Schools chief Tari Thomas to retire


Staff Writer
Published: 4/25/2019 10:57:09 PM

ORANGE — After nearly eight years on the job, Superintendent Tari Thomas has announced her retirement.

In a letter sent to colleagues last week, Thomas, superintendent of the Orange Elementary Schools, Ralph C. Mahar Regional School and Petersham consolidated school districts, said she is entering her last year in education, and her retirement will be official in August 2020. 

“It has been said that, when it is time to make the decision to retire, you will know it,” Thomas said. “For me, that time has arrived.”

Thomas has been superintendent of the three neighboring — and overlapping — districts since July 2011.

She is entering her 37th and final year as an educator, having started as a second grade teacher in rural Maine in the 1980s, then teaching in Lenox before becoming principal of Shutesbury Elementary School and then Clifford M. Granger School in Agawam. 

“This is a bittersweet moment for me, as I am saddened to leave colleagues and friends, yet excited and optimistic about the next phase of my life,” Thomas said.

“It has been an honor and privilege to serve as your superintendent for the past eight years with one more to go. Together, we have fought many battles on behalf of our students, overcome many obstacles and experienced many successes,” she added. 

As superintendent of three districts, Thomas was the lead administrator in the education of Petersham elementary school students, Orange elementary school students and middle and high school students from Orange, Petersham, New Salem and Wendell — around 1,500 students.

Thomas presided over an increasingly synthesized relationship between the three districts, administrating from a central office in Orange. 

Recently, she has advocated for regionalization of eastern Franklin County schools in a model that would add the Orange elementary schools and Petersham Central School — both of which she is already superintendent — to the Mahar district in order to “streamline” education and professional development.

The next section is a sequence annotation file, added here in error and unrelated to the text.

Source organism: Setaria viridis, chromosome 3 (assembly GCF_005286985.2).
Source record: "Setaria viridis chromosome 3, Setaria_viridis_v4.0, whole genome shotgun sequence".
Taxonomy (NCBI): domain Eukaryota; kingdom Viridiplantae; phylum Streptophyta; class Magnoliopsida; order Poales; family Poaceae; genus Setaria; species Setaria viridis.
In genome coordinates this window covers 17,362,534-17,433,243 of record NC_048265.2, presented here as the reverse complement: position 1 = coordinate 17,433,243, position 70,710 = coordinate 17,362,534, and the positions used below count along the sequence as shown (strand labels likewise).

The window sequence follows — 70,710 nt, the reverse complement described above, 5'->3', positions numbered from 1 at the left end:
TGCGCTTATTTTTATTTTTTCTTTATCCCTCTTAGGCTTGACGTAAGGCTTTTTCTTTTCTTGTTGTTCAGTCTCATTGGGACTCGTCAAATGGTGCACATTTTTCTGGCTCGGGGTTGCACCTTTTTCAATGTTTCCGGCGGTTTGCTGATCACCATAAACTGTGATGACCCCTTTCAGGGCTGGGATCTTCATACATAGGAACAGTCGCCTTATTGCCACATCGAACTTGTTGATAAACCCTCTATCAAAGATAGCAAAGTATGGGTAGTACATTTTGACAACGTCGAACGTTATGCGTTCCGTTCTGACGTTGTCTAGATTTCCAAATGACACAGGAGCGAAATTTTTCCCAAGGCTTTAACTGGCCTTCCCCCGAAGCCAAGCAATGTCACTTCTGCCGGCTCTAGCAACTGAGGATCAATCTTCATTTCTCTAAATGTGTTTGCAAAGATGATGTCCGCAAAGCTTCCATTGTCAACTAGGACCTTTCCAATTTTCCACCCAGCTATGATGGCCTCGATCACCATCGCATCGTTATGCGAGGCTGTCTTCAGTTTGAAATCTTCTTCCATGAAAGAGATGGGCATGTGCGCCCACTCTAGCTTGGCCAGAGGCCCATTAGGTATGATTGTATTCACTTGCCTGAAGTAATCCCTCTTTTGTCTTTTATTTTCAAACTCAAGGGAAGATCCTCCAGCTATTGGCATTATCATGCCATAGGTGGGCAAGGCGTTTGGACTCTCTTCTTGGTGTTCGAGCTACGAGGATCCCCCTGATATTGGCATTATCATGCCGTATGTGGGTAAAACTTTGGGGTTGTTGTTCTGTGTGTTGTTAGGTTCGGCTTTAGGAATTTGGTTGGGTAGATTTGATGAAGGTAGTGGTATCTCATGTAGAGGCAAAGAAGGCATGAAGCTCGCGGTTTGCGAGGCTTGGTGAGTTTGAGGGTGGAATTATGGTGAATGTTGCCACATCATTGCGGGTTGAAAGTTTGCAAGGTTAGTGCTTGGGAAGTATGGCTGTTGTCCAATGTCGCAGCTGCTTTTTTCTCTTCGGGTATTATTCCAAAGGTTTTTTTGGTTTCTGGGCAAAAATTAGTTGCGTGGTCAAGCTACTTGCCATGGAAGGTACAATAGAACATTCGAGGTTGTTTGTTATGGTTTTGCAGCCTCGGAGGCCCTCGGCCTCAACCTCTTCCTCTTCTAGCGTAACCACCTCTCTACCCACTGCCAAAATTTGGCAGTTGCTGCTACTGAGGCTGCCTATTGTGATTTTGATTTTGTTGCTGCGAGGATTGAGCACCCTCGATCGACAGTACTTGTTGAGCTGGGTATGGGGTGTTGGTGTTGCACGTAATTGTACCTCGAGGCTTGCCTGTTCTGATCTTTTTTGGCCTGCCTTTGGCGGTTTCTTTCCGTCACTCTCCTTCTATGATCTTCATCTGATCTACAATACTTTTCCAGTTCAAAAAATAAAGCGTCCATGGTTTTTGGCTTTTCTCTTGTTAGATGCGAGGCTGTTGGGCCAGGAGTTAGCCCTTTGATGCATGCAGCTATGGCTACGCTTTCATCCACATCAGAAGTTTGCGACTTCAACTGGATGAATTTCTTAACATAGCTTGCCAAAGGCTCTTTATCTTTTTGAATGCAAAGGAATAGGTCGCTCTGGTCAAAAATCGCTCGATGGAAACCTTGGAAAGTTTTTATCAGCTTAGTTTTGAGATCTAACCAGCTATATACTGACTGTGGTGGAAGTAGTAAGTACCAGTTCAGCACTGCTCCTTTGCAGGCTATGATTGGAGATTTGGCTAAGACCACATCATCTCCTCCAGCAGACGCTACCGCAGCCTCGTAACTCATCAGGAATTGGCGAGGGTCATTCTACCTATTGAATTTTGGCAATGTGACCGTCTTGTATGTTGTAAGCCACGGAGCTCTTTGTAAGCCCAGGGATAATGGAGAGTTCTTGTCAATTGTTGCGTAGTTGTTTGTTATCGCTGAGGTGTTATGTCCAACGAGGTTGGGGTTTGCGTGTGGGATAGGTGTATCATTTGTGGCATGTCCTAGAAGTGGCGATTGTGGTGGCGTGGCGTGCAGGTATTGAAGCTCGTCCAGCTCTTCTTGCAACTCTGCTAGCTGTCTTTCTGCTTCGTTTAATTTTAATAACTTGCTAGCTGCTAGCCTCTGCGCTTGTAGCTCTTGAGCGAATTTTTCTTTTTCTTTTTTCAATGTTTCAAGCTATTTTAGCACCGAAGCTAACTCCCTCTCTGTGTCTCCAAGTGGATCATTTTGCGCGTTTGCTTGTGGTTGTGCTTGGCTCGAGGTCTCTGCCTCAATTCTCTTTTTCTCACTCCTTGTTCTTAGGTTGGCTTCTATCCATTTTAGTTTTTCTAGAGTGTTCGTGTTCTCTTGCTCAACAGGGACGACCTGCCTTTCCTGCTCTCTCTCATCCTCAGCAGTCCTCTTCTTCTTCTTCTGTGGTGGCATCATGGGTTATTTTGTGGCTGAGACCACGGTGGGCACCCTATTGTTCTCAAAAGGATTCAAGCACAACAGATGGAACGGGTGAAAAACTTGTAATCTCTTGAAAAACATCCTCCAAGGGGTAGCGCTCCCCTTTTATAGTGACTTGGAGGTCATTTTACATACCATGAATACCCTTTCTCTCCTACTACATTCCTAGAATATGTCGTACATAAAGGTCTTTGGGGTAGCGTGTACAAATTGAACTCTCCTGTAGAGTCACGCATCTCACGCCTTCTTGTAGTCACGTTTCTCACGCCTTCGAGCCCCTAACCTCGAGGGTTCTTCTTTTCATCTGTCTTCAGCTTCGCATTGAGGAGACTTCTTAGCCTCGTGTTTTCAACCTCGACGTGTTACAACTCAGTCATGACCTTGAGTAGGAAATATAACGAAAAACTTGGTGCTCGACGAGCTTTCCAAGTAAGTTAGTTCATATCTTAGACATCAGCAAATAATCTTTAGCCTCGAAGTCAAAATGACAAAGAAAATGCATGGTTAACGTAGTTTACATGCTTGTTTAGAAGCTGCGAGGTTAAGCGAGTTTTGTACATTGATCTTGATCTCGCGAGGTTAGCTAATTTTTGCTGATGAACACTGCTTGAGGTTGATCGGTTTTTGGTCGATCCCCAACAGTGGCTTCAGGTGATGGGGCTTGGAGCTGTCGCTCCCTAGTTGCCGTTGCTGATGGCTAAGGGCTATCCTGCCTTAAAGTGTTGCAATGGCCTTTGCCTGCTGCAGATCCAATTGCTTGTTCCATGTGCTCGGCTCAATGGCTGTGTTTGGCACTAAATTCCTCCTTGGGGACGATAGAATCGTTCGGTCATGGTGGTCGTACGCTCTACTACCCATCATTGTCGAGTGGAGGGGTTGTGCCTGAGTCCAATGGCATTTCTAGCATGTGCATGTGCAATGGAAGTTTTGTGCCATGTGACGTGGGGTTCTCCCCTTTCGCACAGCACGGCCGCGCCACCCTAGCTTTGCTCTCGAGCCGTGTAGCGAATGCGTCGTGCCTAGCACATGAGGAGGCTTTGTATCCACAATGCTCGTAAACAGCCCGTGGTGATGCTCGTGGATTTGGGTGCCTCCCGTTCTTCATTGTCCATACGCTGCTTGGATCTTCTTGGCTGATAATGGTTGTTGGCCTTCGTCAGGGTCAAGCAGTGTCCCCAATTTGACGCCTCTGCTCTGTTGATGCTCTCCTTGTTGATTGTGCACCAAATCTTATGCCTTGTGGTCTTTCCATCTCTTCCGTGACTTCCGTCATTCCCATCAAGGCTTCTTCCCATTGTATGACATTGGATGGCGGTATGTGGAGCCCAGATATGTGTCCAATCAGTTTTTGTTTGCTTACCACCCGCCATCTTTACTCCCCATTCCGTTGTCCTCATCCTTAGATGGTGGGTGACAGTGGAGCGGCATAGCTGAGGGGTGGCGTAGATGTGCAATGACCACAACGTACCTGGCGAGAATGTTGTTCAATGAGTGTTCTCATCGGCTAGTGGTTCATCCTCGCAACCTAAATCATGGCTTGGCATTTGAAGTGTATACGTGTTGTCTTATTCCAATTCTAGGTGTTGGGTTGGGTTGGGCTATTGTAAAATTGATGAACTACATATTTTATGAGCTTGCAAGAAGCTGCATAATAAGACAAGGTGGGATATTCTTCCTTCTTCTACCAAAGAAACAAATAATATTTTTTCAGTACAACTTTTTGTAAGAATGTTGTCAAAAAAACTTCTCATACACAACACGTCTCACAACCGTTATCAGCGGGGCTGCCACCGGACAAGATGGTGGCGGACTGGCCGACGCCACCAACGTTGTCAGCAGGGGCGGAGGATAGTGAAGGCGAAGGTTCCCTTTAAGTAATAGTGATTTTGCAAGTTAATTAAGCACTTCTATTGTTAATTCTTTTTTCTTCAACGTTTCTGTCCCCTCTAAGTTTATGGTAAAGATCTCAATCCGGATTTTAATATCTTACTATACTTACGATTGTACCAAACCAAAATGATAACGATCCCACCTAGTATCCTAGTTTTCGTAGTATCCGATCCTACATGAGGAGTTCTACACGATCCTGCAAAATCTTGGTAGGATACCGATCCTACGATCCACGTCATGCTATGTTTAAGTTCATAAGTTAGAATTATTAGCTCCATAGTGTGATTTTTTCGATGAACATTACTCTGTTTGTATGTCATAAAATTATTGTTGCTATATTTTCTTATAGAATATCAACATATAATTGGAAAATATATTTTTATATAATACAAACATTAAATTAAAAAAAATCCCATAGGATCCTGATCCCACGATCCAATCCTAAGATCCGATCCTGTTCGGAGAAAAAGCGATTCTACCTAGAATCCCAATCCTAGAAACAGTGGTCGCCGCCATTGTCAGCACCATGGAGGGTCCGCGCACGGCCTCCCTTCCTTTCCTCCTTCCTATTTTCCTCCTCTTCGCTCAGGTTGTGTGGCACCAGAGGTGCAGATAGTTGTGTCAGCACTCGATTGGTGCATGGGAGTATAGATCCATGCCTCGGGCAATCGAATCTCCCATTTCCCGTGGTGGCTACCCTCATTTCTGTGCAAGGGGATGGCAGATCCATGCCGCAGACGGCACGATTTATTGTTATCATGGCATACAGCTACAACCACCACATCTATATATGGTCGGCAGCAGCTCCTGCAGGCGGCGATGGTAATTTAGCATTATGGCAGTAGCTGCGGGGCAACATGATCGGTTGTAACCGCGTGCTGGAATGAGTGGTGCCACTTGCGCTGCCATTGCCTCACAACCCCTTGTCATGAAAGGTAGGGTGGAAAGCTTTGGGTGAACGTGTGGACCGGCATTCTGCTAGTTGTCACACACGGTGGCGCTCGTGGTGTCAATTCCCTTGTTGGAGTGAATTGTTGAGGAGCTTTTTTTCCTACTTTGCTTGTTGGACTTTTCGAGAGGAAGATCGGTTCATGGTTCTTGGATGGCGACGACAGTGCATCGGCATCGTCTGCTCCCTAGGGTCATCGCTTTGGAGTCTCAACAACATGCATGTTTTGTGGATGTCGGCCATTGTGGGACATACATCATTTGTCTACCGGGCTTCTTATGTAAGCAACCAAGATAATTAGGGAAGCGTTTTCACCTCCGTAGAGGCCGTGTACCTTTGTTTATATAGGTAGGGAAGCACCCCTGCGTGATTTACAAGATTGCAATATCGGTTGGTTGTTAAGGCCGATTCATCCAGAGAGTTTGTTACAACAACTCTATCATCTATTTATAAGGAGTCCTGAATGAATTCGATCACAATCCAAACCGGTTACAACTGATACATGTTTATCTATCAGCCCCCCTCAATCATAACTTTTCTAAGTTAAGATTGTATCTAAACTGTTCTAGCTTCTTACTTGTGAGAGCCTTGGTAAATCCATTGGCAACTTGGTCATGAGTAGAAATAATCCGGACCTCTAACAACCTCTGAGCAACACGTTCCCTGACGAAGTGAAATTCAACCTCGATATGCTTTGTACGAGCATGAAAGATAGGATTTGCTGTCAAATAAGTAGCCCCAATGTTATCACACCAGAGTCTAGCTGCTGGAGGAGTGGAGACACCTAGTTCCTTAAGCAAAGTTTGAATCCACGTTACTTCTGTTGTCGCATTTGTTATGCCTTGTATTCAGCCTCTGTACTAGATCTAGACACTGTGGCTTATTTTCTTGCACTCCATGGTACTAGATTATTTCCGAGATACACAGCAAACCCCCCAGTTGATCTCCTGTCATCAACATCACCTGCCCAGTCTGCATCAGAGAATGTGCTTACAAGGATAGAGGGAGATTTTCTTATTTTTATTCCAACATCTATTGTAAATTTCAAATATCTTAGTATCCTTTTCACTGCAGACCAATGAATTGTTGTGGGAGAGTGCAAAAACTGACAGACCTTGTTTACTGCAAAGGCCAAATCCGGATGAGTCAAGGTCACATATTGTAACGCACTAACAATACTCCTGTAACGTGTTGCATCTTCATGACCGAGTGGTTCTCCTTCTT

Thomas has also been a staunch advocate of further state funding for rural schools, which face high costs in areas like transportation compared to their urban counterparts. 

Her superintendency has not been without controversy, and a petition calling for her resignation was submitted to the Orange Elementary School Committee earlier this year.

The petition was rejected by the School Committee because there was no way to vet the signatures. But the petition centered on the treatment of former Fisher Hill Elementary School Principal Maureen Donelan, who was on paid leave for most of the school year before being fired, according to Donelan, with little explanation from administrators.

At one point, Donelan’s absence sparked protests in downtown Orange, where protesters called for the reinstatement of Donelan, who was cleared by the state of allegations of abuse and neglect, and Thomas’ resignation.  

In her letter, Thomas mentioned she is about to hit her full maximum benefit under the Massachusetts Teachers’ Retirement System, and that school committees will be mentioning her retirement publicly. She also thanked the “truly special group of professionals” she has had as colleagues. 

“It has been an experience that I will always cherish and one that has given me a never-ending collection of wonderful memories to take into my retirement,” Thomas said. 

Reach David McLellan at or 413-772-0261, ext. 268. 


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